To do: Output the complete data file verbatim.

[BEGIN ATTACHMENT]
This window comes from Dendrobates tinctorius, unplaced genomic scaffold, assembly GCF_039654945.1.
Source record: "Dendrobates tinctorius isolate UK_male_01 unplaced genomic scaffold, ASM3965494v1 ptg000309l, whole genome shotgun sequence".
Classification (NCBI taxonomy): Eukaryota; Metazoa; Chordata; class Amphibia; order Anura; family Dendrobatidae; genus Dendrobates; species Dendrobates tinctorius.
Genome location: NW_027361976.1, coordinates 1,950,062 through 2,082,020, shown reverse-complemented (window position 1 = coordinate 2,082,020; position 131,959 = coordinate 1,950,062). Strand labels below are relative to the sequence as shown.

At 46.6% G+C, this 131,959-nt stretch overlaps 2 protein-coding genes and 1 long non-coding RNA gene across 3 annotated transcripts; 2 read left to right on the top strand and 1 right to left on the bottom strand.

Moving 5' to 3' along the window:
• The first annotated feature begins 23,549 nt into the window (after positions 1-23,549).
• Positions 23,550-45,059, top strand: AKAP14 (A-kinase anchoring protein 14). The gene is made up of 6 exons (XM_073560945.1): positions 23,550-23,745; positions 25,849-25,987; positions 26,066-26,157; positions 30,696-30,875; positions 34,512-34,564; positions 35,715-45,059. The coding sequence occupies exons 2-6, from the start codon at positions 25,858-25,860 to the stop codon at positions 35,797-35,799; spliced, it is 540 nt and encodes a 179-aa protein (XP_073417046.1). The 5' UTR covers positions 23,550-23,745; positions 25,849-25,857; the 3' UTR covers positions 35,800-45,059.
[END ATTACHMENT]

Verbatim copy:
This window comes from Dendrobates tinctorius, unplaced genomic scaffold, assembly GCF_039654945.1.
Source record: "Dendrobates tinctorius isolate UK_male_01 unplaced genomic scaffold, ASM3965494v1 ptg000309l, whole genome shotgun sequence".
Classification (NCBI taxonomy): Eukaryota; Metazoa; Chordata; class Amphibia; order Anura; family Dendrobatidae; genus Dendrobates; species Dendrobates tinctorius.
Genome location: NW_027361976.1, coordinates 1,950,062 through 2,082,020, shown reverse-complemented (window position 1 = coordinate 2,082,020; position 131,959 = coordinate 1,950,062). Strand labels below are relative to the sequence as shown.

At 46.6% G+C, this 131,959-nt stretch overlaps 2 protein-coding genes and 1 long non-coding RNA gene across 3 annotated transcripts; 2 read left to right on the top strand and 1 right to left on the bottom strand.

Moving 5' to 3' along the window:
• The first annotated feature begins 23,549 nt into the window (after positions 1-23,549).
• Positions 23,550-45,059, top strand: AKAP14 (A-kinase anchoring protein 14). The gene is made up of 6 exons (XM_073560945.1): positions 23,550-23,745; positions 25,849-25,987; positions 26,066-26,157; positions 30,696-30,875; positions 34,512-34,564; positions 35,715-45,059. The coding sequence occupies exons 2-6, from the start codon at positions 25,858-25,860 to the stop codon at positions 35,797-35,799; spliced, it is 540 nt and encodes a 179-aa protein (XP_073417046.1). The 5' UTR covers positions 23,550-23,745; positions 25,849-25,857; the 3' UTR covers positions 35,800-45,059.